A person who weighs  is standing in an elevator. The elevator then accelerates upward at a rate of . During this acceleration, how much does the person weigh?

The person's weight will not change, it will remain at

There is not enough information given to solve this problem

Explanation:

In this question, we're presented with a scenario where a person weighing  at rest is being accelerated upwards. We're then asked to determine this person's new weight while they are undergoing this acceleration.

Let's begin our analysis by first considering the person to be at rest in the elevator. In this situation, it's useful to picture a free-body diagram of the person and all of the forces acting on him/her. While at rest, there is no net force acting on this individual. Since there is no net force in the y-direction, that means that the upward forces must be exactly balanced by the downward forces. The downward force acting on the individual is the force due to gravity, while the upward force is the normal force of the elevator's floor acting on the individual.

Put another way:

Next, let's derive an expression while considering the upward acceleration of the elevator. In such a situation, there is now a net force acting on the individual, and that net upward force is due to the elevator's acceleration. Just as it was while at rest, the downward force acting on the individual in this case is still the force due to gravity, and the upward force acting on the individual is the normal force of the elevator's floor.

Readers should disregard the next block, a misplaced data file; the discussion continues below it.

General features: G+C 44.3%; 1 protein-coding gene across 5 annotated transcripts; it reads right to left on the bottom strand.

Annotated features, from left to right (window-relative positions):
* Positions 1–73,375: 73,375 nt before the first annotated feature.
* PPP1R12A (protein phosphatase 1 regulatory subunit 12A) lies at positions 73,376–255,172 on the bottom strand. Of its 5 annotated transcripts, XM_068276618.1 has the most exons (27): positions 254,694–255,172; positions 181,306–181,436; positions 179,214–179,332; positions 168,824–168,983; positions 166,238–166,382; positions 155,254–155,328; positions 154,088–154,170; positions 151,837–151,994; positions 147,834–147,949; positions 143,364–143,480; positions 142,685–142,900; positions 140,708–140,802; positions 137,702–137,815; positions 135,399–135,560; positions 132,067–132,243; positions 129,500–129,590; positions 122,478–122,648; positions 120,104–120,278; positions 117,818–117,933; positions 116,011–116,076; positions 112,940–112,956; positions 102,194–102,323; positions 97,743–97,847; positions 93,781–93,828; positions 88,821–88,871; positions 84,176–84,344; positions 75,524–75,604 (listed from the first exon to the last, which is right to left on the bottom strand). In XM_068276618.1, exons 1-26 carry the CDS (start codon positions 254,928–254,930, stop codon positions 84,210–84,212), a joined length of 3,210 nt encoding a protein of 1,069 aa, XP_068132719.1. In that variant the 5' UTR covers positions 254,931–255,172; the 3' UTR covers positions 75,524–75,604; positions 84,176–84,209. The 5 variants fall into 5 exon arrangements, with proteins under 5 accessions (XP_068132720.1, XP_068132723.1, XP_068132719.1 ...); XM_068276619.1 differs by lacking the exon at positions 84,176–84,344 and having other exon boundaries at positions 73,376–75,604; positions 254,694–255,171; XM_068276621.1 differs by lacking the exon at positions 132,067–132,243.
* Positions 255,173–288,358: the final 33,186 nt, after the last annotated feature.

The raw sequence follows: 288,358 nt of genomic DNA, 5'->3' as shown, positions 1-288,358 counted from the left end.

Written in equation form, we have:

Notice that we are solving for the new value of the normal force while the elevator is accelerating. The reason why the normal force gives us the person's weight is due to Newton's third law. When the elevator accelerates upward, the elevator exerts a (normal) force on the individual that is equal in magnitude to the person's weight, but with reversed directionality.

Finally, we can calculate the person's mass:

Plugging the relavent values into the above expression that we've derived will give us our answer.

Notice that this value is greater than the  that the person weighs while at rest. This is due to Newton's first law. When the elevator accelerates upward, the person's inertia resists this upward movement, which makes the person feel heavier. You can actually try this out for yourself next time you find an elevator!